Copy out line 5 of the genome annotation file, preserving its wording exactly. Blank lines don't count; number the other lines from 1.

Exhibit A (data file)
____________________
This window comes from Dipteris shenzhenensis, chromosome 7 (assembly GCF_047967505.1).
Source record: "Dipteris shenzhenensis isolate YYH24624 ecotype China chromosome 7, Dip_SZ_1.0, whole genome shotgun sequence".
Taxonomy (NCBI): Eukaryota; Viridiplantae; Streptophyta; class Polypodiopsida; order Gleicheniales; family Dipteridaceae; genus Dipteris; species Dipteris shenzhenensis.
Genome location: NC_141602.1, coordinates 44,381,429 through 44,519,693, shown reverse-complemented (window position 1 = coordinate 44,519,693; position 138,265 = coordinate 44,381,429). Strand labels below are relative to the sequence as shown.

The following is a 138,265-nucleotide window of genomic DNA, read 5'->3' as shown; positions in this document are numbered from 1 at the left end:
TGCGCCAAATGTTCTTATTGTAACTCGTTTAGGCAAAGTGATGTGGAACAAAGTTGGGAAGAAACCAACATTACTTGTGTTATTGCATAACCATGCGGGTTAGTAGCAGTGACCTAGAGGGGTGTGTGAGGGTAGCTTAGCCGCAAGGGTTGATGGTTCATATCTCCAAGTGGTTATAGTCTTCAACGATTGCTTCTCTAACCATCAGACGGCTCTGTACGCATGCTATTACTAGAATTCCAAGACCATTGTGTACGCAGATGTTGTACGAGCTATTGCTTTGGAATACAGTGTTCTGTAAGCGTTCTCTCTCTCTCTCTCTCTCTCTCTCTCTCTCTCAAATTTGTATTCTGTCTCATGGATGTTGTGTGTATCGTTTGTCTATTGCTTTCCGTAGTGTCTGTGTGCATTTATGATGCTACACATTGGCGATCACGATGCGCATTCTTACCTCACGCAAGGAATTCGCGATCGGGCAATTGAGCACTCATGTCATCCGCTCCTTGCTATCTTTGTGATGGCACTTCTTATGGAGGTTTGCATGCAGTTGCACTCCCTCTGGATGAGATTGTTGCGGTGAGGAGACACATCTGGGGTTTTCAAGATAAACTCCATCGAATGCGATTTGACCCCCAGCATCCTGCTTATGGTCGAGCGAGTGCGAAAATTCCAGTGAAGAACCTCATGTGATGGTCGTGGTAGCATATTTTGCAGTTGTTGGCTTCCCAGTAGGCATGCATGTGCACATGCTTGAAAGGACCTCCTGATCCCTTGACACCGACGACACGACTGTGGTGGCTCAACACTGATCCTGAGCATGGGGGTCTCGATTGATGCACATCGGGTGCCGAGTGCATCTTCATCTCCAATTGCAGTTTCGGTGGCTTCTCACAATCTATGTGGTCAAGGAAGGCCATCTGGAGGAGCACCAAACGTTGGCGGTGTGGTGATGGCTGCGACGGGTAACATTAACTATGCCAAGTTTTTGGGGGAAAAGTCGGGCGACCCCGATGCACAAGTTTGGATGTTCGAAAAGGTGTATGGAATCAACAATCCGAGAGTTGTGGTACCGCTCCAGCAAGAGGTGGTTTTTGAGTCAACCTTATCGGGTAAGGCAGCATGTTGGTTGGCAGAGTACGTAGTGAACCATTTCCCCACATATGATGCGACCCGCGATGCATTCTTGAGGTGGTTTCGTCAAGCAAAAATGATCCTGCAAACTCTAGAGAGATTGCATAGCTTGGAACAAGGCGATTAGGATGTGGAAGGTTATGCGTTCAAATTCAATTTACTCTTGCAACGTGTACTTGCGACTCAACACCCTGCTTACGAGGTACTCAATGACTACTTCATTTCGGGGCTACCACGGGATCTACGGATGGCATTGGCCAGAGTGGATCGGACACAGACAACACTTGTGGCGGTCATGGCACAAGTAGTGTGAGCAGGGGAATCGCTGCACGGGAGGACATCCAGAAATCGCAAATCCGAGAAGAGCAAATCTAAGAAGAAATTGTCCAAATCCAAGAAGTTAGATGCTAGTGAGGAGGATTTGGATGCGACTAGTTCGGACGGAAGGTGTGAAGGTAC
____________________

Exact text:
The following is a 138,265-nucleotide window of genomic DNA, read 5'->3' as shown; positions in this document are numbered from 1 at the left end: